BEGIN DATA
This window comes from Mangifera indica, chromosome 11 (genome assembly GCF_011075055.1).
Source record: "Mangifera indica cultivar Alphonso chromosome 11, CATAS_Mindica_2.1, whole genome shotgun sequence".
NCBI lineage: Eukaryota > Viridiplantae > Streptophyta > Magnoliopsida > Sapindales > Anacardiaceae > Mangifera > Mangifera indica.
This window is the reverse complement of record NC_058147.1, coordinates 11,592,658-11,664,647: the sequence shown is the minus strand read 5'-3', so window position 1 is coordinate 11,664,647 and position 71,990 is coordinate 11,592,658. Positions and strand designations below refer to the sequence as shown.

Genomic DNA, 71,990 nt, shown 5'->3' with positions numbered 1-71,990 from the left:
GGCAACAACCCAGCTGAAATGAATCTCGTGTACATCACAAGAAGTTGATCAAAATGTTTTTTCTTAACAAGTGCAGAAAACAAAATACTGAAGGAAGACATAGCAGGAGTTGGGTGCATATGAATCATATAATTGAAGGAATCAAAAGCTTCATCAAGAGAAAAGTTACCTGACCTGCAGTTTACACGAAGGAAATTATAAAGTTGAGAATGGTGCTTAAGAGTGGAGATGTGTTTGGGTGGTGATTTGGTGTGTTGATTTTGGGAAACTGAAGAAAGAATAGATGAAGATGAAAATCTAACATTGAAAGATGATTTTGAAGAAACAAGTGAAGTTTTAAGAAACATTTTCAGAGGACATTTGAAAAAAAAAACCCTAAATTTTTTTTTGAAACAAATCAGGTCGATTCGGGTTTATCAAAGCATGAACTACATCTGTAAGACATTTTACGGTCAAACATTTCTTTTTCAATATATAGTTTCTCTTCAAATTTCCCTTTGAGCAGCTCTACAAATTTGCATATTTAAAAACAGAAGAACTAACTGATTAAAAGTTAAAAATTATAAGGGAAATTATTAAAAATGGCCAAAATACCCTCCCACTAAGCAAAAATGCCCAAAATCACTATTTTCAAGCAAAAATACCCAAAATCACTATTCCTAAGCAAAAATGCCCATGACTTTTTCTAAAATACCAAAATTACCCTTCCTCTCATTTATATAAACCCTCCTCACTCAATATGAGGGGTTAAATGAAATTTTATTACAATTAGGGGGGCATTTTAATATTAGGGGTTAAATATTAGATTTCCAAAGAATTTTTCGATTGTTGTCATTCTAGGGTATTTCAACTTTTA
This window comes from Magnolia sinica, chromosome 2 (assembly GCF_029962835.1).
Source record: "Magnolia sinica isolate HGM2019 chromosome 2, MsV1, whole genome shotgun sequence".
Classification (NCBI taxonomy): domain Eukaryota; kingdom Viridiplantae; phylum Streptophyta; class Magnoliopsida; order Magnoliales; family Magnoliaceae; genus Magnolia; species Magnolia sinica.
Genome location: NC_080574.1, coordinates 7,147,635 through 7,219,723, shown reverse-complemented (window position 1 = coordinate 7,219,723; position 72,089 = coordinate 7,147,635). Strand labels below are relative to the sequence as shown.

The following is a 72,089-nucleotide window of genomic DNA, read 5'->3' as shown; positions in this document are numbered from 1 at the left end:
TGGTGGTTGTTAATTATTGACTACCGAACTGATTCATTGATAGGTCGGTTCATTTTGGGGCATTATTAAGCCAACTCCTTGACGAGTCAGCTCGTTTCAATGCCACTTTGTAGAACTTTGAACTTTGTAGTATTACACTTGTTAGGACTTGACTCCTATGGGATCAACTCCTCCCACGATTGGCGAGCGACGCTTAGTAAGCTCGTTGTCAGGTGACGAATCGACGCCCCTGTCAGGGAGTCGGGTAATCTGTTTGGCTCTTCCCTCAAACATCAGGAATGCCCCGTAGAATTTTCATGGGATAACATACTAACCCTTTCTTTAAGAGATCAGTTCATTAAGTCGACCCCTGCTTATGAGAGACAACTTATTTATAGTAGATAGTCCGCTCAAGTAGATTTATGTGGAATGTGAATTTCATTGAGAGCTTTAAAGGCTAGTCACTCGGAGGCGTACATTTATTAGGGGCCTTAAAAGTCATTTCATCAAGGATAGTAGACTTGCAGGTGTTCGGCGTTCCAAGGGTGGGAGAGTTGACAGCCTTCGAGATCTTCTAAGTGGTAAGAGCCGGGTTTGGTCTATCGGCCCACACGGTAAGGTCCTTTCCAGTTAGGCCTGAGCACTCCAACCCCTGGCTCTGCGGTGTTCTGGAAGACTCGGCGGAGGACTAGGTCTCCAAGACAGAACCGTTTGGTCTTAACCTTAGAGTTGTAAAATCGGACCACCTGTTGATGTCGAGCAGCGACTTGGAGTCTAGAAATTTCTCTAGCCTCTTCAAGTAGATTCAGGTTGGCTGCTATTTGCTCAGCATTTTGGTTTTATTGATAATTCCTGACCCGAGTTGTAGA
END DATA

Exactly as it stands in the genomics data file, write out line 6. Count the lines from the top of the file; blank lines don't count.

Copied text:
GGCAACAACCCAGCTGAAATGAATCTCGTGTACATCACAAGAAGTTGATCAAAATGTTTTTTCTTAACAAGTGCAGAAAACAAAATACTGAAGGAAGACATAGCAGGAGTTGGGTGCATATGAATCATATAATTGAAGGAATCAAAAGCTTCATCAAGAGAAAAGTTACCTGACCTGCAGTTTACACGAAGGAAATTATAAAGTTGAGAATGGTGCTTAAGAGTGGAGATGTGTTTGGGTGGTGATTTGGTGTGTTGATTTTGGGAAACTGAAGAAAGAATAGATGAAGATGAAAATCTAACATTGAAAGATGATTTTGAAGAAACAAGTGAAGTTTTAAGAAACATTTTCAGAGGACATTTGAAAAAAAAAACCCTAAATTTTTTTTTGAAACAAATCAGGTCGATTCGGGTTTATCAAAGCATGAACTACATCTGTAAGACATTTTACGGTCAAACATTTCTTTTTCAATATATAGTTTCTCTTCAAATTTCCCTTTGAGCAGCTCTACAAATTTGCATATTTAAAAACAGAAGAACTAACTGATTAAAAGTTAAAAATTATAAGGGAAATTATTAAAAATGGCCAAAATACCCTCCCACTAAGCAAAAATGCCCAAAATCACTATTTTCAAGCAAAAATACCCAAAATCACTATTCCTAAGCAAAAATGCCCATGACTTTTTCTAAAATACCAAAATTACCCTTCCTCTCATTTATATAAACCCTCCTCACTCAATATGAGGGGTTAAATGAAATTTTATTACAATTAGGGGGGCATTTTAATATTAGGGGTTAAATATTAGATTTCCAAAGAATTTTTCGATTGTTGTCATTCTAGGGTATTTCAACTTTTA